I was quite angered at Fernanda Santos’ May 10, 2011 New York Times article, “New to Teaching, Idealistic, at Risk for Layoff”. Ms. Santos doesn't go into the background of the issue. It is a soft, puff piece, designed to make us feel for new teachers, especially those from TFA.
I feel for Samantha Sherwood, the young teacher featured in the article. I know what it is like to lose my job while those I knew weren't nearly as good as me kept theirs. I feel for those TFA's I mentor through Fordham University's GSE program who, in some cases, are just as dedicated and idealistic as I was when I started. I don't care where they came from. I judge them by the core of their character. I will not prejudge. I will evaluate them based on what I see in my role as mentor, and now adjunct instructor at Fordham. I did not like being judged by my elders then who thought of newbies like me as young upstarts threatening their positions, so I wont judge her now.
After five years in teaching I had taught several different social studies classes and taught and created curriculum for new ones. I started an African American History course. I taught AP American History. I ran a humanities program for 9th graders that coordinated inter and co-curricular classes in Social Studies, English, Foreign Language, Music, Art, and even Gym. I coached football. I was the senior class advisor who ran 3 graduations, proms, senior class trips, and more. All of this was in a comprehensive high school of almost 4000, not 400. Today I would be considered an old pro at 25, but back then I was still just a youngster.
Yet, I was one of thousands, who, in the mid 1970's, were laid off, in my case after 5 years of teaching, during an even worse financial crunch than NYC is facing today. Remember the NY Daily News headline? "FORD TO NY- DROP DEAD"? Ford had "declared flatly...that he would veto any bill calling for a 'federal bail-out of New York City’."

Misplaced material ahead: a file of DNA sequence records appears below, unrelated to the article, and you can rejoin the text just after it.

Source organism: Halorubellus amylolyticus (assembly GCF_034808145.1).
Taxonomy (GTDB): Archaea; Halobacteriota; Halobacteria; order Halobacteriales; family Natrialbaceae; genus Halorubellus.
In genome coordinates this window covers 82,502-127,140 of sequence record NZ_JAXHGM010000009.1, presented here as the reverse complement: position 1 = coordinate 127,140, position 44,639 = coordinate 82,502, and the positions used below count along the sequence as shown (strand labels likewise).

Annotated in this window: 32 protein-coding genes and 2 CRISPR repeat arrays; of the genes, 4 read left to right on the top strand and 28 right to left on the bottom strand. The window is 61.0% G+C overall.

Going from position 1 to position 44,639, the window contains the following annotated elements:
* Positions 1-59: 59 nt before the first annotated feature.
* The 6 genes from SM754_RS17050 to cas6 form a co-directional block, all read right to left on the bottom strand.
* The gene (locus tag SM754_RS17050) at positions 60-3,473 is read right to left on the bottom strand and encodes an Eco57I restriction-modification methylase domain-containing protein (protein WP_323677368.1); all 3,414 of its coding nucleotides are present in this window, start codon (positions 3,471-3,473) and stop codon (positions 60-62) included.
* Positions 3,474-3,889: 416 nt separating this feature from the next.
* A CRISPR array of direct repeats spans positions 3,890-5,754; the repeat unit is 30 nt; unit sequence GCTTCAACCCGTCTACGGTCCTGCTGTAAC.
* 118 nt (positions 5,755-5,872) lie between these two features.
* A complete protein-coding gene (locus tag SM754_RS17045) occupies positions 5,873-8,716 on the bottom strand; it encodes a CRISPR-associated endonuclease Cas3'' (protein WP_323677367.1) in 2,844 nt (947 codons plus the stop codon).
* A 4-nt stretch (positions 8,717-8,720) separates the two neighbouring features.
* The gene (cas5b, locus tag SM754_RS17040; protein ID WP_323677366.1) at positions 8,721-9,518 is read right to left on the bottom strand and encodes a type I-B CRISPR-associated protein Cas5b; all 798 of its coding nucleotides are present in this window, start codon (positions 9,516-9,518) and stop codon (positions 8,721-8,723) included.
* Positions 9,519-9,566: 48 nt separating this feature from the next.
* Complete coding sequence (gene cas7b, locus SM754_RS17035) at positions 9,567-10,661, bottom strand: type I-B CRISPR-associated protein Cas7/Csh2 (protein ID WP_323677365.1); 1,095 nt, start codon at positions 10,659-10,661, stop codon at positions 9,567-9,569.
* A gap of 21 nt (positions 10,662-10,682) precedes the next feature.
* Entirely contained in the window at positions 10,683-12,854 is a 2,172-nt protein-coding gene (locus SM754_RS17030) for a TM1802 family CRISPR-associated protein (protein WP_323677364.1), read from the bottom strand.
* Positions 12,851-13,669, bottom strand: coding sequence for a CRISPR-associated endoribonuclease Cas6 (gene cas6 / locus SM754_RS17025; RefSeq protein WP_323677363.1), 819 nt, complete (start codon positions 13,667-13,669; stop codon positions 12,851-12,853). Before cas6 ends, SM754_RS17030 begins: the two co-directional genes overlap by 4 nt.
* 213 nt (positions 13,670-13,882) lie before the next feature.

But here's the thing. Ok, a few things.
First, if today's newbies are as dedicated as I was, they'll come back when the money returns, as I did. ) I hope this young lady does. As soon I found out I could be rehired by NYC, I did everything I could to come back to the school I loved - Adlai Stevenson High School, in the Bronx. (Now closed by order of “da mayor” and “da college drop out”---Bill Gates.
Second, if she does return to her school, I hope she isn't met by new colleagues, excessed from other schools, who resent her return. I know how that feels.
Third, it seems Ms. Santos has also tasted the Mayor’s Kool-Aid. The issue isn't as simple as "da mayor" and his media tag team make it out to be. Due process is the important phrase left out of this equation. This is the DOE’s thinking. Wouldn't it be great if we could put the most expensive folks out to pasture and keep saving money by hiring newbies at less than half the cost, and if they give us trouble, we can also fire them?
Back to history. Who remembers what it was like before the UFT was formed in NYC? Good teachers, regardless of age, were fired because of cost, or worse, because they didn't agree with how their principal did things.
Who remembers that for decades the BOE, (now DOE) hired new people like me to fill full time regular positions but we were officially paid as PER- DIEM SUBS. Yes, for two years I was paid and treated like like “Mrs. Shabberclonzky, who filled in for your absent teachers and got the lowest pay rate AND NO BENEFITS! It took a few years and, as I recall, a court case to fix that.
So as we look at the history we find that in the despicable attempts (now, before the union, and in the 1970's) to save money and keep control in their hands NYC D(B)OE will do lots of terrible things rarely reported accurately.
One is this attempt to get rid of DUE process (Tenure) by making L.H.F.F. the rallying cry. Last hired, first fired sucked then, as it does now. But it is not the real issue. The real issue is how do you keep the best and brightest regardless of age without losing DUE PROCESS. That is the problem with this article. It does what most of the articles written about education do. They divert the public from the complexities involved.
So, back to Miss Sherwood. Should she lose her job if she is as good as the article says? NO! Should she teach if she is dedicated, idealistic, and good! YES! Should she be a Chairperson? I can’t say. The major role of a Chairperson is teacher training. Is she experienced, knowledgeable, and good enough to do that after only 3 years? I’d have to say NO!
Finally, should the way the DOE under “da mayor, Uncle Mike change the way they think about education in NYC? What do you think I think?